A book launch about the Ayia Paraskevi church in Yeroskipou is expected to reveal some interesting secrets about the story surrounding the 8th century shrine, its structure and architectural design, with the building itself considered as the oldest surviving and best-preserved church in Cyprus.
The scientific book, an initiative of the Paphos Bishopric, is the work of Byzantinologists Andreas Foulias and Christodoulos Hadjichristodoulou and will be presented at the Yeroskipou municipal hall on Friday, June 7 at 7.30pm., by former Byzantine Archaeology and Art professor Demetrios Triantafyllopoulos of the University of Cyprus.
According to the authors of the book, the publication of the scientific guide about the unique five-domed Byzantine-era church aims to protect, promote and educate the public about all historical monuments in the area.
The church itself, at first believed by archaeologists to have been built on the ruins of an ancient temple dedicated to the goddess Aphrodite, but later disproved, was initially dedicated to the Holy Cross and later to the Christian martyr of the second century Ayia Paraskevi.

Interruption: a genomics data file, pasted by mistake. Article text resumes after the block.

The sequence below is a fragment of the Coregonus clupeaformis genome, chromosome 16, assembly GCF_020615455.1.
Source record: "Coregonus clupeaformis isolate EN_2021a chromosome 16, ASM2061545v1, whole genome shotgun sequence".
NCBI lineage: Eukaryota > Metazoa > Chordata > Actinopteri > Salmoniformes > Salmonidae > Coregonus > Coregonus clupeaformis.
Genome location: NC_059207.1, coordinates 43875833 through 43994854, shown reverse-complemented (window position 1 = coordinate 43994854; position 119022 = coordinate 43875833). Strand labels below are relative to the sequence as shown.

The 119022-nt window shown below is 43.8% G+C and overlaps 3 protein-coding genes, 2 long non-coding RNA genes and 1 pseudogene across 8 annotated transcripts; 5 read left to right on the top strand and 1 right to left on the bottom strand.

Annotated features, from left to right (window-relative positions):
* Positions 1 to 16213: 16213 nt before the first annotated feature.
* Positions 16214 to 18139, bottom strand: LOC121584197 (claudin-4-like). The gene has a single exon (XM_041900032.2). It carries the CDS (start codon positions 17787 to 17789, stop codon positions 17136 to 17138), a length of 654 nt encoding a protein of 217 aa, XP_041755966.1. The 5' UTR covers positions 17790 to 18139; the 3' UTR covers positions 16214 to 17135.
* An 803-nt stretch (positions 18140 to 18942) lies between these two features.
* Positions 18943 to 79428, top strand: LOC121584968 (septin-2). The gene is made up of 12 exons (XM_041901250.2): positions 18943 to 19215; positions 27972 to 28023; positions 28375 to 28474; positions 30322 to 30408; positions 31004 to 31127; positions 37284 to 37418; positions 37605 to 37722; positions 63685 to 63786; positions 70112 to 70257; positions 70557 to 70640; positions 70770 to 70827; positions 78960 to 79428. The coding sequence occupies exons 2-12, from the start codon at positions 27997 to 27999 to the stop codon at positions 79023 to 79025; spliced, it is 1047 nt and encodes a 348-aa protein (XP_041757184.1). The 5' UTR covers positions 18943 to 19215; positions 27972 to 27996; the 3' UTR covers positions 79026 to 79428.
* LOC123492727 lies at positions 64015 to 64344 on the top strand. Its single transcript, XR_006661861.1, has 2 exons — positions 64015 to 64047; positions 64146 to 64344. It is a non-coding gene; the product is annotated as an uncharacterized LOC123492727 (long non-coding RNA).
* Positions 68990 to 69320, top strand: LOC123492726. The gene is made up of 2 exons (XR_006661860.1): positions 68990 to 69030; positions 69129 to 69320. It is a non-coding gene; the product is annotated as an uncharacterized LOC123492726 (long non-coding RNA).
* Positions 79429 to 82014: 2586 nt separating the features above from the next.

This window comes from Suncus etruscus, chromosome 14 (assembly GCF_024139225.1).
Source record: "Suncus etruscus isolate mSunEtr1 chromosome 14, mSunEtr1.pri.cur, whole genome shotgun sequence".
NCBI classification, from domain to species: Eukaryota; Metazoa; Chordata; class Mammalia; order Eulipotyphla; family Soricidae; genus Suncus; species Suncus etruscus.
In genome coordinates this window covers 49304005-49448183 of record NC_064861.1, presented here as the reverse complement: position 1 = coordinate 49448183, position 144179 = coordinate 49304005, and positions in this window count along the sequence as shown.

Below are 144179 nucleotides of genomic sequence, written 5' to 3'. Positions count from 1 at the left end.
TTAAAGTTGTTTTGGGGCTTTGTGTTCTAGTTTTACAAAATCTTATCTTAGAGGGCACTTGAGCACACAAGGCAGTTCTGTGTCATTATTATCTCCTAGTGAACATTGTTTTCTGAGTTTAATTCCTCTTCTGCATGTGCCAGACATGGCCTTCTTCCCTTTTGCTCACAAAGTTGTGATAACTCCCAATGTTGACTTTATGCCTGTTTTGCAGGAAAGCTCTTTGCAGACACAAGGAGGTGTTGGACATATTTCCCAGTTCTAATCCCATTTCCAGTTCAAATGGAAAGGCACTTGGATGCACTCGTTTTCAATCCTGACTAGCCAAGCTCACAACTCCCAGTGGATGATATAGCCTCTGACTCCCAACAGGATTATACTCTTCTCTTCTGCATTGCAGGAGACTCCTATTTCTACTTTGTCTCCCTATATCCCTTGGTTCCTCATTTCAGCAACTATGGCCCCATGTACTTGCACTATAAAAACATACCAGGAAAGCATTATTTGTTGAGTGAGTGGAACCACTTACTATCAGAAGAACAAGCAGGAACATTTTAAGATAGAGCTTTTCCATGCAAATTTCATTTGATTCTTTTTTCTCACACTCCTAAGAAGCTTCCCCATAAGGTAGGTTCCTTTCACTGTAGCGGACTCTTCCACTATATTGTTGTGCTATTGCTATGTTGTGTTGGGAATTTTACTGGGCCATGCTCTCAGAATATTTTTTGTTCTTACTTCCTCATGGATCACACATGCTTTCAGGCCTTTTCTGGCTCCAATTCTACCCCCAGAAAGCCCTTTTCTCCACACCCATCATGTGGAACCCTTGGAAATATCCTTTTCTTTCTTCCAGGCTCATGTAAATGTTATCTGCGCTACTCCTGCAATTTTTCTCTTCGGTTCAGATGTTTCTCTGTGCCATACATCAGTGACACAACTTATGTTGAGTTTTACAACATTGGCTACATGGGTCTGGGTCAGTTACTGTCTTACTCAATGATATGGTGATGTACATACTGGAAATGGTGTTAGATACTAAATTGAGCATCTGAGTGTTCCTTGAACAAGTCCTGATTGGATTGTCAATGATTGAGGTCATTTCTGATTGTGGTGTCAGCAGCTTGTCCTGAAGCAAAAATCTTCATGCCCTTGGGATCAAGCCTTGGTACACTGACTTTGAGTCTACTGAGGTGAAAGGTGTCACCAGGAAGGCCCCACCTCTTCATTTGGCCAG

This is also why the Paphos town of Yeroskipou was twinned with the Athens municipality of Ayia Paraskevi in 1998.
Some of the interesting discoveries recorded by Foulias and Christodoulou in their book include the archaeological, architectural and art findings, a tomb (arcosolium) in the sanctuary, a stone with a cross used as a foundation stone (stavropigion) and middle byzantine inscriptions that refer to hymns related to the Holy Cross, as well as little known frescoes and other wall paintings, some dating back to the Early Christian period.
Also presented in the book are furnishings that have survived through the ages, icons, sacred vessels, manuscripts, and ancient texts.
The multi-structure and additions to the church have made it very popular to tourists and photographers as the exterior resembles the church of Ayios Varnavas and Ilarionas in Peristerona and to a lesser degree the churches of Apostle Varnavas near Salamina and Ayios Lazaros in Larnaca.
Source: The Financial Mirror